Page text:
Some might view the inclusion of that intro in a memorial piece as a tad inappropriate. Were it not such a legendary comedian being remembered, that might be true. Stephen Kruiser, a close friend of Breitbart’s who had met Bean numerous times, shared a story at our sister site PJ Media about Bean’s remarks at Breitbart’s funeral:

Bean brought the house down at Andrew’s funeral with a joke far-too salacious for me to repeat here. I mention it just because I remembered how in awe I then was watching him. There were hundreds of people at the funeral and, because it was Andrew who was being memorialized, most of the eulogists had funny stories to share.

Orson Bean began his comments by mentioning that he had already sought and gotten approval from the rabbi to tell the joke. It was a joke that Bean said Andrew used to say was “existential” because the punchline was a bit non-linear. Whenever Breitbart brought his friends around to Bean’s house, he would cajole him until he told the joke.

The setup was dirty and the punchline was filthy. While it may seem inappropriate to phrase it like this in the context of a funeral, it’s the way my people talk: in comedic terms, the joke killed.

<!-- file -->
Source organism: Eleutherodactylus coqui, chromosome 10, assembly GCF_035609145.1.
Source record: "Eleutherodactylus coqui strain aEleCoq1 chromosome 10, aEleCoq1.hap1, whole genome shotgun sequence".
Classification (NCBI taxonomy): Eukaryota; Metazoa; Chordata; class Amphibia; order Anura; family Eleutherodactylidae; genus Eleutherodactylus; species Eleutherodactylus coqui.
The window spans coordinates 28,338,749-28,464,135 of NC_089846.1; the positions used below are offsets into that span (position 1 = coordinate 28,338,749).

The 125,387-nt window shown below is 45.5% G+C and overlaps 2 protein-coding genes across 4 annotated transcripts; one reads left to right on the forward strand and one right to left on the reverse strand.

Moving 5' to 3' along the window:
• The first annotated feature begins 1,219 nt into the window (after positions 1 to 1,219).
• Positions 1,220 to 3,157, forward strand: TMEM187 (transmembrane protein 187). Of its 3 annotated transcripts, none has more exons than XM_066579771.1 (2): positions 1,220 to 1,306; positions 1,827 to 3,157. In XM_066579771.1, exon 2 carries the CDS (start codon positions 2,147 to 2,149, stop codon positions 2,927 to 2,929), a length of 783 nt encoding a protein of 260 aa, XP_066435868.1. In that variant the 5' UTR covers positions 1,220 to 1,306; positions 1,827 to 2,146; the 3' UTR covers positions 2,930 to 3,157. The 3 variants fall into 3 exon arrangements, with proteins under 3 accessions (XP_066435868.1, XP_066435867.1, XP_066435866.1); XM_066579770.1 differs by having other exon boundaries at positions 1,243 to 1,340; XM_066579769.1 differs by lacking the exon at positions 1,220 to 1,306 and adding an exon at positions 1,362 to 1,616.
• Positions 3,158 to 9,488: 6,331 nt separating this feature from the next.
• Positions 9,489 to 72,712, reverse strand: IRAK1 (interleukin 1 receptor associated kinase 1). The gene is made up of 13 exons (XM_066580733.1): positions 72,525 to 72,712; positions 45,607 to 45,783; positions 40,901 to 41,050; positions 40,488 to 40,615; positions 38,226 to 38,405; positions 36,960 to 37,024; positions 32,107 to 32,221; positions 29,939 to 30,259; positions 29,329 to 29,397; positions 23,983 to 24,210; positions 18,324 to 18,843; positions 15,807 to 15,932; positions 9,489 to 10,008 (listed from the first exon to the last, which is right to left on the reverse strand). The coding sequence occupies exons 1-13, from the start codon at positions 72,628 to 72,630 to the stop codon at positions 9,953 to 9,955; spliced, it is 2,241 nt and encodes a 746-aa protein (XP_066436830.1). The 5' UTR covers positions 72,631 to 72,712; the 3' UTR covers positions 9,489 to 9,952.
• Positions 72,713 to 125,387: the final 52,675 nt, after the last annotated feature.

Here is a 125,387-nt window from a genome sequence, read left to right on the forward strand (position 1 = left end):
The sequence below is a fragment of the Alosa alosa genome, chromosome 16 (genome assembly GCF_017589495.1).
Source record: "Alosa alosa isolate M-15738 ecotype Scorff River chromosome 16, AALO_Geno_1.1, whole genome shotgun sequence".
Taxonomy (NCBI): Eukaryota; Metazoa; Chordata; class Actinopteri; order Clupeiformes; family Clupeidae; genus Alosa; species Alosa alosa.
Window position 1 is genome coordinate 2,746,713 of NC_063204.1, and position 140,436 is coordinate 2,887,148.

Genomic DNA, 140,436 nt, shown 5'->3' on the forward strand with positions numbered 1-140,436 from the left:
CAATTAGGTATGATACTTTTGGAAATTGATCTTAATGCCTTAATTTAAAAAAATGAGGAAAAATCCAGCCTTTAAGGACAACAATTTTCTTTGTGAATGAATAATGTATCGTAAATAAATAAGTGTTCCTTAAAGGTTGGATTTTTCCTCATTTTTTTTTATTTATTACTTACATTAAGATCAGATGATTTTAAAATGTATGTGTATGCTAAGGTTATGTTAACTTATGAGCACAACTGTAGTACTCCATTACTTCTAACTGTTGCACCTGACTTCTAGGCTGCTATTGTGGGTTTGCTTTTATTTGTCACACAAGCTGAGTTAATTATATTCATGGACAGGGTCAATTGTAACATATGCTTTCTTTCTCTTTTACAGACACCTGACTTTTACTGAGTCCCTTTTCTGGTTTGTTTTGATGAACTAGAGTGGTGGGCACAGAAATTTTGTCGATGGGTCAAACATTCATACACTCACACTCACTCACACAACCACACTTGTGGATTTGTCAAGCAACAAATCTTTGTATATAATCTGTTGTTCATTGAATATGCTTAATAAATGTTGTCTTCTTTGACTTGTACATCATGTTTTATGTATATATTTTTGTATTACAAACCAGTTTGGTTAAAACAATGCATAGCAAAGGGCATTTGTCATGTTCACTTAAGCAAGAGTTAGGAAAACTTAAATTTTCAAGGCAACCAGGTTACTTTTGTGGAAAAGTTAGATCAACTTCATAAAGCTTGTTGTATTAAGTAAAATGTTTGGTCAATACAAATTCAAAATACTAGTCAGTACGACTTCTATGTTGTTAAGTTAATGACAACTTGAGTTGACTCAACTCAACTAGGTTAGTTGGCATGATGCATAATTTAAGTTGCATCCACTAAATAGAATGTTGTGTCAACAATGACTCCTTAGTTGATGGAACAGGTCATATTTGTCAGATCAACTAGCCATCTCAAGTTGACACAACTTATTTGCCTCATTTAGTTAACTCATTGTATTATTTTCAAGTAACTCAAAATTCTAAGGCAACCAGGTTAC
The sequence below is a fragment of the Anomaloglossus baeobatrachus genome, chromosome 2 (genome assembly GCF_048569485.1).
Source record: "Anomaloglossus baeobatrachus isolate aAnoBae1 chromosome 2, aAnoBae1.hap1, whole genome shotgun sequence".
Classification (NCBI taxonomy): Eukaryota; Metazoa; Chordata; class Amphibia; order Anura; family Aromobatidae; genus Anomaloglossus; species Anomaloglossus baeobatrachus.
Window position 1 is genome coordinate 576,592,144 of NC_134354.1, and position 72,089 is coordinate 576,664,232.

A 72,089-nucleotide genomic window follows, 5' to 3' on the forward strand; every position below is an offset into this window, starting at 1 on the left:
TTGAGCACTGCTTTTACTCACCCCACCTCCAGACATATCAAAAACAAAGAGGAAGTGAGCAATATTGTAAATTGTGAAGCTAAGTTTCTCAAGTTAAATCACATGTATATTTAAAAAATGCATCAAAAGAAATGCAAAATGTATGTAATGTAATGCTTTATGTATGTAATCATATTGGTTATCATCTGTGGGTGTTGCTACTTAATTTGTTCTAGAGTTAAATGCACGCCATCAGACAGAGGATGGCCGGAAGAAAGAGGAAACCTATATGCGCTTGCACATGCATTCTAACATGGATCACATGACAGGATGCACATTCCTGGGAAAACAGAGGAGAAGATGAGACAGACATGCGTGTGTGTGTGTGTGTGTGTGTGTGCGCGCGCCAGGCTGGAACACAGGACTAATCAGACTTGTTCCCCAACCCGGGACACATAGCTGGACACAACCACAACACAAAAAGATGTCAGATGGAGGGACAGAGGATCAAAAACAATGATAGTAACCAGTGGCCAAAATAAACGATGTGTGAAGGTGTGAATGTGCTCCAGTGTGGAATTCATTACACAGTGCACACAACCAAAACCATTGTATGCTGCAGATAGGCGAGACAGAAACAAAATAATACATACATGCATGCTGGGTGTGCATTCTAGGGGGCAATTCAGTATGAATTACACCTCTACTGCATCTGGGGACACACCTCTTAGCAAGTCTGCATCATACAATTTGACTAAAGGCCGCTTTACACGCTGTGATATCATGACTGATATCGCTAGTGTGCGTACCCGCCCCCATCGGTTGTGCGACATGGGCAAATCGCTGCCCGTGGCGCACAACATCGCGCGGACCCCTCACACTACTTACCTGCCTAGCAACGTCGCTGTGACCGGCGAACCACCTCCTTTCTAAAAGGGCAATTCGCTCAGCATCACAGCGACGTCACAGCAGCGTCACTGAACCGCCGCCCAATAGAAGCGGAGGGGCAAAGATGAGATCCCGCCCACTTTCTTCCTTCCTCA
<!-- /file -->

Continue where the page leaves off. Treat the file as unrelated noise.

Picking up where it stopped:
Bean was blacklisted from Hollywood in the 1950s simply for being interested in a girl who happened to be a communist. Later in his life, his outspoken conservatism kept him from a seat at the Cool Kids’ Table once again. As Larry Solov wrote at Breitbart, Bean was an example of having the courage to “live your truth,” as the New-Agers term it.

Orson was one of the few who was blacklisted in Hollywood twice – once by conservatives and once by liberals – although he insists he was never a communist, he was just trying to screw a young woman who was one!

Rest in peace, Mr. Bean. Please tell Andrew we all miss him desperately.

Jennifer Van Laar
Jennifer Van Laar is Deputy Managing Editor at RedState and founded Save California PAC. Follow her work on Facebook and Twitter. Story tips: [email protected]